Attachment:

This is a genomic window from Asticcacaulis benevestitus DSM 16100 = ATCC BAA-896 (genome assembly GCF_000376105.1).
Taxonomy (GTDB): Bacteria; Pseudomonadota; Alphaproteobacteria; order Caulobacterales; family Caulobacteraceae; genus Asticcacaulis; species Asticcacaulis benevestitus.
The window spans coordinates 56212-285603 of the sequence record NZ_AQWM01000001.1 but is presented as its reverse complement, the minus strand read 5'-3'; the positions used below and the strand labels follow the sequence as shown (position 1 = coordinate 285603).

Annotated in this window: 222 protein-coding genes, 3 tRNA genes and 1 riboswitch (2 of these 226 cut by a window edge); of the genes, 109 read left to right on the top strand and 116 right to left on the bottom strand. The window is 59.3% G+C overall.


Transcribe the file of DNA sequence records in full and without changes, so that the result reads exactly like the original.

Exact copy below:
This is a genomic window from Asticcacaulis benevestitus DSM 16100 = ATCC BAA-896 (genome assembly GCF_000376105.1).
Taxonomy (GTDB): Bacteria; Pseudomonadota; Alphaproteobacteria; order Caulobacterales; family Caulobacteraceae; genus Asticcacaulis; species Asticcacaulis benevestitus.
The window spans coordinates 56212-285603 of the sequence record NZ_AQWM01000001.1 but is presented as its reverse complement, the minus strand read 5'-3'; the positions used below and the strand labels follow the sequence as shown (position 1 = coordinate 285603).

Annotated in this window: 222 protein-coding genes, 3 tRNA genes and 1 riboswitch (2 of these 226 cut by a window edge); of the genes, 109 read left to right on the top strand and 116 right to left on the bottom strand. The window is 59.3% G+C overall.